The 2009 Piaggio MP3 HyS will use an electric motor powered by lithium-ion batteries, to augment its 250cc petrol engine...
Piaggio recently got a loan of €150 million from the European Investment Bank (EIB), which the company said it would invest towards the development of its next-generation two-wheelers, including non-polluting battery-powered electric scooters.
Well, it seems Piaggio are almost ready to take their first steps towards a cleaner, greener future. The company had started work on a hybrid version of its MP3 – the MP3 HyS – three-wheeled scooter back in 2007 and the little trike will soon be ready to go into production. It won’t be inexpensive though – prices are likely to be around €10,000 when this scooter is launched later this year, in Italy and Spain.
Apart from its 250cc petrol engine, the Piaggio MP3 HyS will be fitted with lithium-ion batteries, which will offer a range of about 20km in electric-only mode. However, even when the petrol engine is being used, the electric motor will chip in to help under hard acceleration. Since electric motors produce lots of torque at low RPMs, this ‘help’ is likely to provide a significant hike in performance.
The Piaggio HyS system has been designed as a ‘parallel hybrid’ where the petrol engine and electric motor are ‘linked,’ and work together seamlessly. With its ride-by-wire throttle and advanced electronics managing the engine and electric motor, the MP3 HyS will be able to offer better acceleration, reduced fuel consumption (the vehicle could average up to 60km/l) and lower emissions.
Piaggio’s HyS system also has other tricks up its sleeve – it uses regenerative braking to store the energy generated during braking, which it uses to charge the scooter’s battery. Even otherwise, the lithium-ion battery pack will only take around 3-4 hours for a full charge, via any household electricity outlet.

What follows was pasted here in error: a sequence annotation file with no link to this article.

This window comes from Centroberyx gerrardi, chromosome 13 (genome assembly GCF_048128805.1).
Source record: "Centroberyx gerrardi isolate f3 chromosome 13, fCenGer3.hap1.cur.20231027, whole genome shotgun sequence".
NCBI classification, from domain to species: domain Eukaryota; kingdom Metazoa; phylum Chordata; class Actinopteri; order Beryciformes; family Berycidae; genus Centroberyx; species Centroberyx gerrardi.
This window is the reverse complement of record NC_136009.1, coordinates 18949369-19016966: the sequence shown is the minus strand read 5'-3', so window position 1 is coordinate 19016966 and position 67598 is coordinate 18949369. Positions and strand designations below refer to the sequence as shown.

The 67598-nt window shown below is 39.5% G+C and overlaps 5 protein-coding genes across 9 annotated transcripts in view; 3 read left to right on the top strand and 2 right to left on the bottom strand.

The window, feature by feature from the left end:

Riders will have the option to use the MP3 HyS in either battery-only, engine-only or hybrid mode, with the scooter’s on-board electronics managing the interaction between the engine and the electric motor in hybrid mode. Everything is, of course, fully automated – the rider only has to twist the throttle and go.
Will HyS be the future of two-wheeler technology? Umm… we’re not too sure. In fact, we think that probably wouldn’t be the case. Various manufacturers are working on full-on electric vehicles, which wouldn’t have a petrol engine at all and will only run on electric motors powered by lithium-ion batteries. Within the next 2-5 years, we expect mainstream manufacturers to start offering battery-powered bikes that would offer adequate range and performance, which would be vastly better than what’s currently available.
Over the next few years, scooters and small-displacement commuter bikes will move away from the IC engine completely and switch over to battery power, while high-end sportsbikes are likely to still have only petrol engines for at least another decade. So where does that leave HyS and other similar systems? In our opinion, these hybrid systems will be short-lived – they might be around for the next 2-3 years, after which they will fade away and lithium-ion batteries (and later, hydrogen fuel cells…) will take over the world.